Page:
Commercial loan transactions which are secured by personal property assets require the completion of certain due diligence under the Uniform Commercial Code (the "UCC"). As any experienced commercial lender knows, the lender must obtain UCC searches of the party or parties that will grant a security interest (the "Debtor") to the lender. Assuming these searches are performed using the proper name of the Debtor, and in the proper governmental office or offices, the lender will have available to it the information it needs to assess whether, and to what extent, such property is subject to a prior, conflicting security interest. Typical UCC search results will show:
Filing information (including the date of filing, the name of the secured party and the filing number) for each original UCC financing statement filed against the Debtor;
Filing information, if applicable, for any amendments and/or continuation statements; and
Filing information for any termination statements that may have been filed.
Protect Yourself from Unauthorized Termination Statements
However, unauthorized termination statements could lead to serious, unexpected consequences with respect to a lender's security interest priority. Lenders and their counsel should take care to review any and all termination statements that are included in the UCC search results very closely, and should discuss what additional steps may be advisable to confirm the propriety of such termination statements. Failure to do so could result in the lender inadvertently putting itself in an inferior position with respect to its collateral. Generally speaking, only the secured party of record is authorized to file a UCC termination statement. A debtor may file a termination only in limited circumstances, including where the secured party fails to file or send the debtor a termination statement following the debtor's request after payment in full of the secured obligations. Thus, lenders should scrutinize any terminations that are included in their UCC search results and take additional steps to confirm that the applicable termination statement was properly authorized and filed.
The steps may include:
Determine whether the termination statement itself indicates that it was filed by the debtor, as opposed to the secured party;
Review the debtor's financial statements to determine whether the secured party identified in such termination statement remains a creditor of the debtor, and discuss the same with the debtor; and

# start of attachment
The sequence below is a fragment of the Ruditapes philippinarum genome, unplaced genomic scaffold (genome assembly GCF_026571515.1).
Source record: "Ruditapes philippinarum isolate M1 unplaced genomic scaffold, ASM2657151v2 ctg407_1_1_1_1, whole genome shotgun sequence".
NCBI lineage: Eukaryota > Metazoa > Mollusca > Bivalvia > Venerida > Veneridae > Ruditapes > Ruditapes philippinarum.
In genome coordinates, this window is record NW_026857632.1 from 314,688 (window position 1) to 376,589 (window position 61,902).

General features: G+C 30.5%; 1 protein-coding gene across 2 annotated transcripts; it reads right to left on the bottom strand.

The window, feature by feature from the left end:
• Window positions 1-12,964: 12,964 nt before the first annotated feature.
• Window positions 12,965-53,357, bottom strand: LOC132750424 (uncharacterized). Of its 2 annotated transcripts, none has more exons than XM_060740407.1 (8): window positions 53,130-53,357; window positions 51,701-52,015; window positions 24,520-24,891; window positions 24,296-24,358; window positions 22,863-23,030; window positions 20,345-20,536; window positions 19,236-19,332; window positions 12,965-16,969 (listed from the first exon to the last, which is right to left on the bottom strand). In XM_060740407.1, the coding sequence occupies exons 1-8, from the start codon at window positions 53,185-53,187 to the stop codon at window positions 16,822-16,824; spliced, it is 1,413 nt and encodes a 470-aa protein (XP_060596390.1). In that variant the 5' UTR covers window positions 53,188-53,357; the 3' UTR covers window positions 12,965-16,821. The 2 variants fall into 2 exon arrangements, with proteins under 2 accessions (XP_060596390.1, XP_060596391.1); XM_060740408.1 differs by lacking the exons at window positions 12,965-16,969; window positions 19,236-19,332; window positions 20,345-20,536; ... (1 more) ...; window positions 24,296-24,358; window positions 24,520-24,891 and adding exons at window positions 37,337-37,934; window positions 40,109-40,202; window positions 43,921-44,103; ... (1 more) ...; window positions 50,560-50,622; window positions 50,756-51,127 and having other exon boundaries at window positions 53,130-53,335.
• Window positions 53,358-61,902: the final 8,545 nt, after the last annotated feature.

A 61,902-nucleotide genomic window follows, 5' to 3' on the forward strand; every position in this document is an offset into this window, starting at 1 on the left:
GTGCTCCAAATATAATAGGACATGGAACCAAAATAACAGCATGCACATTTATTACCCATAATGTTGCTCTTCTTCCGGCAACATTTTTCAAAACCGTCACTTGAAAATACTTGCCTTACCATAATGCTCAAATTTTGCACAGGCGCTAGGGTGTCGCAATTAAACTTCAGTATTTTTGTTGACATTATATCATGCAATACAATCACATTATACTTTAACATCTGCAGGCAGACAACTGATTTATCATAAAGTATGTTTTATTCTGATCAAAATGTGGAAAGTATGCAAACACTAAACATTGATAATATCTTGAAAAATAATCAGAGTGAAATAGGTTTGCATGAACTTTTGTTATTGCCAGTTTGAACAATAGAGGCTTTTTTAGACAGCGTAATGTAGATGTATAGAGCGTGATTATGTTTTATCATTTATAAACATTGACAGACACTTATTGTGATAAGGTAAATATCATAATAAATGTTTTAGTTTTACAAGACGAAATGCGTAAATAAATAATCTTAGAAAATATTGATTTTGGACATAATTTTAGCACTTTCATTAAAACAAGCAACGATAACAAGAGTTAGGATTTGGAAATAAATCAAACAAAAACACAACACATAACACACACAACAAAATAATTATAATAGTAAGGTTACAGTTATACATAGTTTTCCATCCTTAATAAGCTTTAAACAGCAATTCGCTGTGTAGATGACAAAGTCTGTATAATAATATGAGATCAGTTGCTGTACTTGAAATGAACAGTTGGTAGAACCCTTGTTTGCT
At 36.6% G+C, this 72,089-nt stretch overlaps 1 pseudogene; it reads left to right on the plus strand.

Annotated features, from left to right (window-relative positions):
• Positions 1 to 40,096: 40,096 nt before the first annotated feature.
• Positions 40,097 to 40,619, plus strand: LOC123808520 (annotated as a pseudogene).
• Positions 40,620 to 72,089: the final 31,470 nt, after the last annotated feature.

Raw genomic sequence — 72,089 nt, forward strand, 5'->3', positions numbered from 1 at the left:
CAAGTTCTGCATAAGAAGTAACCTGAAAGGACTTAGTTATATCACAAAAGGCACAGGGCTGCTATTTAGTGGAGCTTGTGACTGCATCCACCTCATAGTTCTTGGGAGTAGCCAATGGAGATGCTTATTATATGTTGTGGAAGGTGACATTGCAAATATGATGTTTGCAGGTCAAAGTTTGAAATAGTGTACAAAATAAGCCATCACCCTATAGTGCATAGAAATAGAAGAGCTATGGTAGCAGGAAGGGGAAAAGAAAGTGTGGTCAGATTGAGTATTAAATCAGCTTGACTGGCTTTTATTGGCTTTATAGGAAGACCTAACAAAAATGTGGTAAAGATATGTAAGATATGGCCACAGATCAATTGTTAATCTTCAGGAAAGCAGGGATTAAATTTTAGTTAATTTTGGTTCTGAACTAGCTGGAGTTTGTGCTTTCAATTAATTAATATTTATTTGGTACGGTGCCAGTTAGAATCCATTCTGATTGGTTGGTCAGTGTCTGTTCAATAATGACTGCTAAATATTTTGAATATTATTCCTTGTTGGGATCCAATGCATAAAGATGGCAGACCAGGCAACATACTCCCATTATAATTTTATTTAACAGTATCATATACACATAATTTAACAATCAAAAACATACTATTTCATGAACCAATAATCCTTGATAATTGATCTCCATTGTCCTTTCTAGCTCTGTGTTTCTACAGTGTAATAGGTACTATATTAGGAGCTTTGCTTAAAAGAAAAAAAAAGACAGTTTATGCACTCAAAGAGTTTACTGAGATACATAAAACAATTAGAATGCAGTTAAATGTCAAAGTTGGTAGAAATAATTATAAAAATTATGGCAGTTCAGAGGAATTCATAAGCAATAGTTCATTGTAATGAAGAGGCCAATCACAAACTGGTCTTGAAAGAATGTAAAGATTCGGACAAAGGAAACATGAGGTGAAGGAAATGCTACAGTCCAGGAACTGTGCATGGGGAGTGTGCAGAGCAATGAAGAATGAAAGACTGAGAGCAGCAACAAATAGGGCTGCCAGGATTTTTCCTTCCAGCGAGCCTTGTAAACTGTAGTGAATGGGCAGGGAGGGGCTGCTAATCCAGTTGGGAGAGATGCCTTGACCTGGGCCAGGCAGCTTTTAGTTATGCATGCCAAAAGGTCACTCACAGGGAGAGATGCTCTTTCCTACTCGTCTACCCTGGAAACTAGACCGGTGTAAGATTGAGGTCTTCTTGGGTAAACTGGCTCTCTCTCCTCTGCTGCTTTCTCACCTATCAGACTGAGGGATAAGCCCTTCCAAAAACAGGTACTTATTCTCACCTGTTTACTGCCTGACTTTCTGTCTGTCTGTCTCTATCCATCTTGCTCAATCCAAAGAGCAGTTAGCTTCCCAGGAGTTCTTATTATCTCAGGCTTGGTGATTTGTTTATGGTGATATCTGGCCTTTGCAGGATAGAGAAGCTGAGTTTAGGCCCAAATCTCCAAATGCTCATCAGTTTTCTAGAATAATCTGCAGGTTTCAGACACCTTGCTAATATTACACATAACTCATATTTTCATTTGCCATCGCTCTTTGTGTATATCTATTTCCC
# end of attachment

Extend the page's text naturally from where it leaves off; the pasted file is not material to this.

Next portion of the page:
Contact the secured party for direct confirmation that it is aware of, filed, and/or authorized the filing of the termination statement.
A recent case applying New York's UCC, AEG Liquidation Trust v. Toobro NY LLC, addressed the impact of an unauthorized termination statement on a subsequent secured party, and held that the obligation to determine whether or not a termination statement has been properly filed rests with the subsequent lender. In that case, the original lender's UCC financing statement was terminated pursuant to a termination statement filed by the debtor.
Three years later, before the original lender discovered that the termination statement had been filed, a new lender made loans to the debtor and filed a UCC financing statement, relying on the filed termination statement. In the ensuing priority battle between the two lenders, the court determined that the termination statement filed by the debtor was unauthorized and of no legal effect at all. As a result, the original lender's UCC filing remained effective and had priority over the subsequent lender's filing.
In this case, the termination statement itself indicated that the debtor, not the secured party, had filed it. Because the circumstances under which a debtor is authorized to file a termination statement are so limited and unusual, this should serve as a "red flag" to subsequent lenders, and warrants further inquiry of the debtor and, perhaps, the secured party named on the earlier financing statement.
Lenders should also consider making inquiry of the debtor as to all termination statements that are included in their UCC search results. As the Toobro case illustrates, failing to determine that a termination statement was authorized by the proper party could result in a lack of expected priority for a subsequent lender.